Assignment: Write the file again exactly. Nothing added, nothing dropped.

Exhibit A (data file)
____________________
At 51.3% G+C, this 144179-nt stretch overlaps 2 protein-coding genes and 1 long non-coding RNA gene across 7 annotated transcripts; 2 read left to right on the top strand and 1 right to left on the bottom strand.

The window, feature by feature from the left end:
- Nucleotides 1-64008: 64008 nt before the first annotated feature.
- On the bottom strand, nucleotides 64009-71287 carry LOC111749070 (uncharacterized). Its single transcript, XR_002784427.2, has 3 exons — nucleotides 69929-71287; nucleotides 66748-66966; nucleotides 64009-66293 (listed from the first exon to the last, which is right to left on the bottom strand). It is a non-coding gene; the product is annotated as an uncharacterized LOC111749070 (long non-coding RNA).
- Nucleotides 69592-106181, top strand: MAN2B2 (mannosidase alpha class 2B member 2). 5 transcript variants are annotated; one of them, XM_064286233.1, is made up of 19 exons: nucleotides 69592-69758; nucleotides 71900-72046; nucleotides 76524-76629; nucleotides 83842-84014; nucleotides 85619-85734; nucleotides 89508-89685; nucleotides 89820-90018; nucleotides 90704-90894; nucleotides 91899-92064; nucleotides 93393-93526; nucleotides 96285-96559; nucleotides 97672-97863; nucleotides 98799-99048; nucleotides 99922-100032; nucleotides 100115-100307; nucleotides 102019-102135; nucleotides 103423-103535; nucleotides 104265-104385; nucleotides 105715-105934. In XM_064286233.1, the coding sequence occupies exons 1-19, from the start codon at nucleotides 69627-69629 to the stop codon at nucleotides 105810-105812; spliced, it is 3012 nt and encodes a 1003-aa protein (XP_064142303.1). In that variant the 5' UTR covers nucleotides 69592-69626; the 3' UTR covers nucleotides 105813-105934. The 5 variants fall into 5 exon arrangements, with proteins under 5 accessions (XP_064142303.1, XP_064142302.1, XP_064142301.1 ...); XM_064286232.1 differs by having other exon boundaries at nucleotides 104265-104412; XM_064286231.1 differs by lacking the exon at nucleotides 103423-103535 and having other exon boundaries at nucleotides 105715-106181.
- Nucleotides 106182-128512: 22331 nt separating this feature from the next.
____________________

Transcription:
At 51.3% G+C, this 144179-nt stretch overlaps 2 protein-coding genes and 1 long non-coding RNA gene across 7 annotated transcripts; 2 read left to right on the top strand and 1 right to left on the bottom strand.

The window, feature by feature from the left end:
- Nucleotides 1-64008: 64008 nt before the first annotated feature.
- On the bottom strand, nucleotides 64009-71287 carry LOC111749070 (uncharacterized). Its single transcript, XR_002784427.2, has 3 exons — nucleotides 69929-71287; nucleotides 66748-66966; nucleotides 64009-66293 (listed from the first exon to the last, which is right to left on the bottom strand). It is a non-coding gene; the product is annotated as an uncharacterized LOC111749070 (long non-coding RNA).
- Nucleotides 69592-106181, top strand: MAN2B2 (mannosidase alpha class 2B member 2). 5 transcript variants are annotated; one of them, XM_064286233.1, is made up of 19 exons: nucleotides 69592-69758; nucleotides 71900-72046; nucleotides 76524-76629; nucleotides 83842-84014; nucleotides 85619-85734; nucleotides 89508-89685; nucleotides 89820-90018; nucleotides 90704-90894; nucleotides 91899-92064; nucleotides 93393-93526; nucleotides 96285-96559; nucleotides 97672-97863; nucleotides 98799-99048; nucleotides 99922-100032; nucleotides 100115-100307; nucleotides 102019-102135; nucleotides 103423-103535; nucleotides 104265-104385; nucleotides 105715-105934. In XM_064286233.1, the coding sequence occupies exons 1-19, from the start codon at nucleotides 69627-69629 to the stop codon at nucleotides 105810-105812; spliced, it is 3012 nt and encodes a 1003-aa protein (XP_064142303.1). In that variant the 5' UTR covers nucleotides 69592-69626; the 3' UTR covers nucleotides 105813-105934. The 5 variants fall into 5 exon arrangements, with proteins under 5 accessions (XP_064142303.1, XP_064142302.1, XP_064142301.1 ...); XM_064286232.1 differs by having other exon boundaries at nucleotides 104265-104412; XM_064286231.1 differs by lacking the exon at nucleotides 103423-103535 and having other exon boundaries at nucleotides 105715-106181.
- Nucleotides 106182-128512: 22331 nt separating this feature from the next.